Same goes for just about all the meals I have had in Bulgaria. The fish soup we have had more or less every night here in Ruse has (probably) got better by the night. What has been really impressive is the way the accompanying veg in the soup (potatoes, peppers, carrot) has been prepared. I thought crinkle-cut spuds only existed in the relatively unclassy frozen chip format, but here the potatoes are both cut into smaller, cube-like pieces and crinkle-cut and possibly cooked in (at least) two different ways as well; they taste as if they’ve somehow been marinaded (is that possible?), parboiled and parfried without turning into a dissolute mess or a skyscraper of carby greasiness in the process. Next to the fresh Danube fish in the soup, they take on a diaphanous, even silky, quality for the common spud that is both both unexpected and pleasing.
It’s not clear to me at this point what, if any, specific recipes might be common to both countries: maybe the access to high-quality, locally-sourced meat, fish, veg and grain in two agriculturally potent and relatively under-industrialised countries is a more telling common denominator than any particular recipe or recipes. What has been obvious in both countries is a sense of quiet, unshakeable pride and courteousness among those who have served the food.
Upon leaving Helsinki on that 2003 trip, I had apple cake and rhubarb and strawberry cake at the airport cafe. Both cakes were incredibly good; I told my work colleague (and fellow foodie) about them upon returning to England, and he articulated what I hadn’t managed to (possibly out of surprise) since returning: that they may well have been home-made and brought in by the cafe staff. I think my surprise was compounded (at the time) by the fact that the girl at the pay till smiled serenely and said: ‘Would you like some vanilla sauce?’ She was wearing a crisp blue and white dress that could have indeed passed for a variant on traditional national costume. The contrast with buying cellophane-wrapped, additive-aspyhixiated, overpriced crap from a flustered, underpaid staff member at a classic faceless customers-on-a-conveyor-belt chain outlet in an equally faceless airport terminal in certain other countries could not have been starker.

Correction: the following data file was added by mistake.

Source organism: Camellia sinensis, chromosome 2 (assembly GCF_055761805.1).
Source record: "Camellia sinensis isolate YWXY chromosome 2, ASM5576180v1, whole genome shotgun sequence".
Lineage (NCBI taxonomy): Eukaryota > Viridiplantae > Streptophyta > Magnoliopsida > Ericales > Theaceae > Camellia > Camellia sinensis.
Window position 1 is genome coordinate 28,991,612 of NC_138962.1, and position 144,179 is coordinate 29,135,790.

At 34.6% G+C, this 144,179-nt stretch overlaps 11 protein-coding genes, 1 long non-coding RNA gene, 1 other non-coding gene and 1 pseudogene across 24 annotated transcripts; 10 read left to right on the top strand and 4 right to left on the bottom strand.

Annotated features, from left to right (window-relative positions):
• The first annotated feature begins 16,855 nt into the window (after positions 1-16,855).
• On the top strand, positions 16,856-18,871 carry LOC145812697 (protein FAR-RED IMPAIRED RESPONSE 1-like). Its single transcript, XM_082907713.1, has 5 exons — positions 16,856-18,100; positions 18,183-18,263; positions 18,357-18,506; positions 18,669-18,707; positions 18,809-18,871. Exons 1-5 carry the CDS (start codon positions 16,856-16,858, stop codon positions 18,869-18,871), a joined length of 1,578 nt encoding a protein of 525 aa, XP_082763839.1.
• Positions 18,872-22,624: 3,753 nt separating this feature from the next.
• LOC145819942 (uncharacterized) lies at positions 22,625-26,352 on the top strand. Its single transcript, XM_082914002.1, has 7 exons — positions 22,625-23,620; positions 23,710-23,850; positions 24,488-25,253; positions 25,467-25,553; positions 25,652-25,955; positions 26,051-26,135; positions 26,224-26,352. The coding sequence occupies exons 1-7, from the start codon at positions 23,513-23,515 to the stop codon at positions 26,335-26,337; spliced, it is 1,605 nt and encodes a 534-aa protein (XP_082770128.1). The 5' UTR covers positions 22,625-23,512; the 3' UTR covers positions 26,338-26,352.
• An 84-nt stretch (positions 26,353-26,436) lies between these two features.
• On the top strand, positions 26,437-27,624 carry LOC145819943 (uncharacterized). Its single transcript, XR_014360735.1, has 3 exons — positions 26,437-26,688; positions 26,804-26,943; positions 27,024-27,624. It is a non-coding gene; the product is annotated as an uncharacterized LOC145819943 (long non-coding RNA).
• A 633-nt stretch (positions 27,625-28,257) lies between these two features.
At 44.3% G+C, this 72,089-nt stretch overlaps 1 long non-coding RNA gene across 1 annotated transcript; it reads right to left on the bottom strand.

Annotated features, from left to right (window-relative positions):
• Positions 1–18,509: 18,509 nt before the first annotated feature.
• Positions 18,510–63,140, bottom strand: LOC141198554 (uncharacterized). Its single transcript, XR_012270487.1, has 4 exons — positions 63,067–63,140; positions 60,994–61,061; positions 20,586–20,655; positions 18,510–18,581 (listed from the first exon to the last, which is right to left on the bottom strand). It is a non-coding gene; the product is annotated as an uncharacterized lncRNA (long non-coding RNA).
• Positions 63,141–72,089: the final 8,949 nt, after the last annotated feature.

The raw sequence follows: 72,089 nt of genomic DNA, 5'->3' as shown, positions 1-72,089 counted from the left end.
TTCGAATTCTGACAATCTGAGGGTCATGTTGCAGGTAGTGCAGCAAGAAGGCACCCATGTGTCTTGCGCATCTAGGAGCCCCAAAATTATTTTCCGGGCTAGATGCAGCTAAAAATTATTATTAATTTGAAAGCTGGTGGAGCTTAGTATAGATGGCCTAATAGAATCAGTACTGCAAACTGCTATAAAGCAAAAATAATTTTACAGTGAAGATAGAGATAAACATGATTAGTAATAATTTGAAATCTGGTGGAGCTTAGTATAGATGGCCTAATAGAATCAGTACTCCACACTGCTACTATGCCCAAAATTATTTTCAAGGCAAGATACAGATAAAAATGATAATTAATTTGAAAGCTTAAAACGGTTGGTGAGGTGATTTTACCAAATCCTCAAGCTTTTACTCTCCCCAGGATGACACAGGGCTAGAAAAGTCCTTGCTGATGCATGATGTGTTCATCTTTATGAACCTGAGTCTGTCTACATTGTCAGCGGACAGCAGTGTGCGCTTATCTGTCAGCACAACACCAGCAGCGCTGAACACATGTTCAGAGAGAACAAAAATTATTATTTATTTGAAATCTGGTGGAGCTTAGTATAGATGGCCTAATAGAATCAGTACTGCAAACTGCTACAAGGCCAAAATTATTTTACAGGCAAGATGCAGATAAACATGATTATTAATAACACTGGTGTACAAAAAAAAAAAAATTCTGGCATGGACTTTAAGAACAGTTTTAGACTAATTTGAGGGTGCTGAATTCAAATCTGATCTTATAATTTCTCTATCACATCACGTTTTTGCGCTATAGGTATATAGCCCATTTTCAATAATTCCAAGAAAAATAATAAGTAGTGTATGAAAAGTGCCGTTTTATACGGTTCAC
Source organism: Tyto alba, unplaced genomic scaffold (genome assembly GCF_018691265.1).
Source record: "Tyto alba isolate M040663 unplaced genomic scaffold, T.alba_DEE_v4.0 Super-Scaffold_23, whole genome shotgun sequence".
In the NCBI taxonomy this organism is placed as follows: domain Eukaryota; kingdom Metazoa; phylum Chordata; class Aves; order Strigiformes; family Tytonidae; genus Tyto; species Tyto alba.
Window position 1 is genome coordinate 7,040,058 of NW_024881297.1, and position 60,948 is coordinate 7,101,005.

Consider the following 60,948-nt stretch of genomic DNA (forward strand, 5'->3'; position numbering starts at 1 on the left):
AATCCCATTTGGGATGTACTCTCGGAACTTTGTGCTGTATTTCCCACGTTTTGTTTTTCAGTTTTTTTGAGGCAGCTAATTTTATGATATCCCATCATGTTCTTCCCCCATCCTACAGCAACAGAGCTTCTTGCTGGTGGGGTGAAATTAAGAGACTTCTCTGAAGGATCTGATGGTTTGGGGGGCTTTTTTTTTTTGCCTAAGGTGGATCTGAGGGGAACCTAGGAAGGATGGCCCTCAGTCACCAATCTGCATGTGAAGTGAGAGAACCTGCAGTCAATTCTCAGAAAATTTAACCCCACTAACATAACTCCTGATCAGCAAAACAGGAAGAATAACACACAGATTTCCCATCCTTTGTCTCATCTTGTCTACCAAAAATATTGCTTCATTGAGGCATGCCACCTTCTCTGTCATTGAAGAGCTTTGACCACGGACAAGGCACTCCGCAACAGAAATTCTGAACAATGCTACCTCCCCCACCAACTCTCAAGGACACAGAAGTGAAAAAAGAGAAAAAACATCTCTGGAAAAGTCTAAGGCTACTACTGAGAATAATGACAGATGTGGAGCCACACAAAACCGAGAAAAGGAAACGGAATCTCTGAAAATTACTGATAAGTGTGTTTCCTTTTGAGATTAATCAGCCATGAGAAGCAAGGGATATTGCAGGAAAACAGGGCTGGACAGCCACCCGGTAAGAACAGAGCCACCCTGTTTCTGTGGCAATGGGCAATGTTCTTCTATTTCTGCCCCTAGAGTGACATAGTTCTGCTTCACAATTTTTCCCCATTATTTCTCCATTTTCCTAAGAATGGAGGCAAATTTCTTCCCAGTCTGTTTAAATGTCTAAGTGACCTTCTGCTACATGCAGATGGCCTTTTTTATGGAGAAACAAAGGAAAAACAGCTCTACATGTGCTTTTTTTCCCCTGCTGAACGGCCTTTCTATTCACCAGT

I have been reminded of that dignity and downright niceness this week when being waited on at the hotel restaurant. Normally I have eaten soup and then shared some salad and a traditional Bulgarian dish with my other half, and finished off (the savoury courses at least) with a modest amount of meat, just for the variety of taste as much as anything else. It is possible to order a cut of meat and no side dishes here: a concept probably more familiar to British greasy spoon ‘make your own breakfast’ cafes than it is to British restaurants, not for any good reason (that’s my polite way of saying I would like to see more of this at home, and at competitive prices).
Anyway. One night this week, I ordered a meatball. The waiter frowned a little, then smiled serenely and confidentially himself. ‘Really,’ he said. ‘You should have more than one. It’s the taste.’
He was right. Quality and quantity did converge. They were sumptuous, charred, herb-laden mini-burgers of sorts. In the plural. Because I did have more than one. Just as I had the vanilla sauce in Helsinki eleven years previously.